The COVID-19 pandemic has helped push the desires of college students for varied types of learning from emerging status into reality. Schools, especially the brick-and-mortar variety, should focus on these new realities as they seek to increase enrollment and access.
More Distance and Hybrid Learning
A recent U.S. News & World Report article highlights the increased interest in hybrid learning, as well as some of the pros and cons for the student (and campus) experience.
There is overwhelming evidence that increasing distance education options will reverse the national downturn in enrollment. Students who are enrolled exclusively in distance education rose 93% from fall 2019 to fall 2020, according to the most recent report by NC-SARA (The National Council for State Authorization Reciprocity Agreements) based on its more than 2,000 participating institutions. This significant increase is undoubtedly due to the pandemic.
When the council completes further analysis during the pandemic, it is sure to show that distance education has taken hold.
During the early stages of the pandemic, students leveraged their distance learning options because they had to. University of Ottawa students praised professors who pre-recorded their lectures and broke them into smaller portions, spent added time on discussions, and used a variety of methods such as polls to connect their courses with student life. One professor even lowered stress and built community by leading a round of happy birthday during one class and reading a children’s book during another.
Now examine the current trend, two years into the pandemic. The universities of Massachusetts and Arkansas, along with Purdue University, have acquired or purchased online-only universities. The University of Tennessee System is also discussing a possible partnership with an online university to dramatically expand its offerings to students. Even more universities will likely follow suit, with the goal of trying out altered business models to find the right fit.
Increased Student Access for Learning
The future of higher education is rooted in its past. Think back to the Morrill Acts and the GI Bill. As access to learning increases, more students enroll.
Schools that offer more distance and hybrid learning options can broaden their appeal to nontraditional students such as full-time workers, parents, and those groups deeply affected by higher ed’s digital divide, people of color and rural populations.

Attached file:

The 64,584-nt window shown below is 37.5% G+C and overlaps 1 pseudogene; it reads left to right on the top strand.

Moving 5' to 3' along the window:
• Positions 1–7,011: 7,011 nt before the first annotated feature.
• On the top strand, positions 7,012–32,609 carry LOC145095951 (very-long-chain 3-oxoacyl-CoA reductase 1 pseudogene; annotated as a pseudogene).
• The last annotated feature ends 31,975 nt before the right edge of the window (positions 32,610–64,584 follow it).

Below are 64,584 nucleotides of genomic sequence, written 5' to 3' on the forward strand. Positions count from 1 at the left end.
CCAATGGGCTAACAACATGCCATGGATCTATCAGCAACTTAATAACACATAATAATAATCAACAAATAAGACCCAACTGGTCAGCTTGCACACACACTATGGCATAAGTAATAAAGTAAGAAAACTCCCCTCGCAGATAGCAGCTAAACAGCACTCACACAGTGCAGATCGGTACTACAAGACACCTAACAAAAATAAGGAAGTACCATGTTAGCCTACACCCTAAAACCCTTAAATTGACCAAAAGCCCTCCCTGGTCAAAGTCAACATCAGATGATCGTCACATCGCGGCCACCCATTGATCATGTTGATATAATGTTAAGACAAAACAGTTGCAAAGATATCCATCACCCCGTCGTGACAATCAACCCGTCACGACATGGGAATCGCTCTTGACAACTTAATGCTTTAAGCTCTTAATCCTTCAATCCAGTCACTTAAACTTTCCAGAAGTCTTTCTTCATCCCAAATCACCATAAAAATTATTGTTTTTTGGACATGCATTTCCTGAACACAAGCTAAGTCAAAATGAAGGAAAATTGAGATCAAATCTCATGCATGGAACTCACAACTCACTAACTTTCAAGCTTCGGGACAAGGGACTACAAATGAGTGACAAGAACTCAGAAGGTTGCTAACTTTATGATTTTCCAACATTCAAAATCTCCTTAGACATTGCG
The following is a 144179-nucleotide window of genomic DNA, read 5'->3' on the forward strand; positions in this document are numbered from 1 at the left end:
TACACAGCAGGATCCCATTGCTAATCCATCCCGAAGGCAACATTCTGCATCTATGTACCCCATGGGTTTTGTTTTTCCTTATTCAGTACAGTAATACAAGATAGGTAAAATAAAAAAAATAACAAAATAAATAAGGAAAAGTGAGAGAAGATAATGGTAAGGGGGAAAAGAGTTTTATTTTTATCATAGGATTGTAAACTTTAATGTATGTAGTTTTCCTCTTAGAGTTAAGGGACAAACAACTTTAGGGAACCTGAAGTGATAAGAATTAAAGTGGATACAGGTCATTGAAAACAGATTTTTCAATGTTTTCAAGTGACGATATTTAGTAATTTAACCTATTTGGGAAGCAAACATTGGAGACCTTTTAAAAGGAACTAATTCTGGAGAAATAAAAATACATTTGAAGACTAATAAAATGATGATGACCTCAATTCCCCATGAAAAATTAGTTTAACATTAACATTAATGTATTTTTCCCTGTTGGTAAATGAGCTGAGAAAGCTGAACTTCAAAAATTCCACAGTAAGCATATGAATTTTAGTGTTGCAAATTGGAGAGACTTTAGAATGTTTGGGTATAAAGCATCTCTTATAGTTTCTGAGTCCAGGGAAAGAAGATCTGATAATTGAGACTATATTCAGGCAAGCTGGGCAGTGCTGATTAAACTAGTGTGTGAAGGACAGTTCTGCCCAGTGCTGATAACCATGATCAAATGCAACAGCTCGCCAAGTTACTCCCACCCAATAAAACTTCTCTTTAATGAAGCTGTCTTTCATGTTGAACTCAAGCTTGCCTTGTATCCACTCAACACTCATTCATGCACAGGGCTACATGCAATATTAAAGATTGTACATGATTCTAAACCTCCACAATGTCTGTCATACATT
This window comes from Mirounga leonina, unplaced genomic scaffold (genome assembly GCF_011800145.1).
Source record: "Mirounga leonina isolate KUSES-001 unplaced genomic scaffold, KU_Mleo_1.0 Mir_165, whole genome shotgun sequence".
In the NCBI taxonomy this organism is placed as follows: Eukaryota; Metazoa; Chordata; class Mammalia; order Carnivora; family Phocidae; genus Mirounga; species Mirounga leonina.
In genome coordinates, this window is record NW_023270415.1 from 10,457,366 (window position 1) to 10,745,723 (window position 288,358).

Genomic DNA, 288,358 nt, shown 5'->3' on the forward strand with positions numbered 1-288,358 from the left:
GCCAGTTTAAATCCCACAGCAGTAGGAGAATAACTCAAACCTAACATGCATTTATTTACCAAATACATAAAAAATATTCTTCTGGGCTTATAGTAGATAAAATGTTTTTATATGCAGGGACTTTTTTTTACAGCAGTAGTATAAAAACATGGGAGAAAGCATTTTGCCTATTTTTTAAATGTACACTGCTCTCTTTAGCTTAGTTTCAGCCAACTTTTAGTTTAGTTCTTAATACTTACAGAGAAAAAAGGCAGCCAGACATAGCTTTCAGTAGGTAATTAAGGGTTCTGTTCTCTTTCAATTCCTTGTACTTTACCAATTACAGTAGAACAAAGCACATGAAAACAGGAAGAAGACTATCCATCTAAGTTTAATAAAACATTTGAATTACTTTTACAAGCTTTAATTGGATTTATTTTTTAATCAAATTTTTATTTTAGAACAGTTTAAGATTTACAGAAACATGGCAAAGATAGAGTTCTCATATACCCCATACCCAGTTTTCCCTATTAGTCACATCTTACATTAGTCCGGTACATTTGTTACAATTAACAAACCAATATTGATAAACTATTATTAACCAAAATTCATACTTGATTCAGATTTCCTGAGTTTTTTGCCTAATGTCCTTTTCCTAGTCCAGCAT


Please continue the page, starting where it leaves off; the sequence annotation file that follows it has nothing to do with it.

Students can re-watch instruction, attend virtual office hours, complete assignments with greater convenience, and reduce their commutes to campus.
But what does this mean for the learning that takes place outside of the classroom, in residence halls, dining halls, co-curriculars, and in-person study groups? Do more hybrid options mean more students will enroll or do they mean current enrollees will simply alter their choices? It’s safe to say that we don’t know the answers, yet.
However, a study last year by interdisciplinary design firm HGA lends support to the connection between student success and increased access. The study, which included community colleges, public universities, and private, four-year colleges, found 42% of higher ed leaders said grades for certain students rose during the pandemic because “online learning supported their diverse learning styles.”
Reduced Time to Meet Requirements
Schools should heavily weigh the increasing number of students who are shopping for their education to gain skills in emerging areas rather than pursue traditional degrees that require several years and thousands of dollars. Earning a micro-credential or a certification can enable students to quickly join the workforce in some of the fastest growing fields in the US: healthcare, digital platforms and engineering, data science, education, e-commerce, business development, banking, and diversity.
While there isn’t enough data yet to bear out analysis of student response to these emerging fields, higher ed has increasing opportunities to attract students to these types of study.
How will institutions respond? Join the conversation!
Angie Vicars is a writer, editor, producer, and dry wit deployer. Her eight-plus years in higher ed, spent at a state flagship, sharpened her brand and communications marketing senses, and introduced her to content strategy. Wherever she goes, Vicars builds useful, usable content for a variety of audiences.
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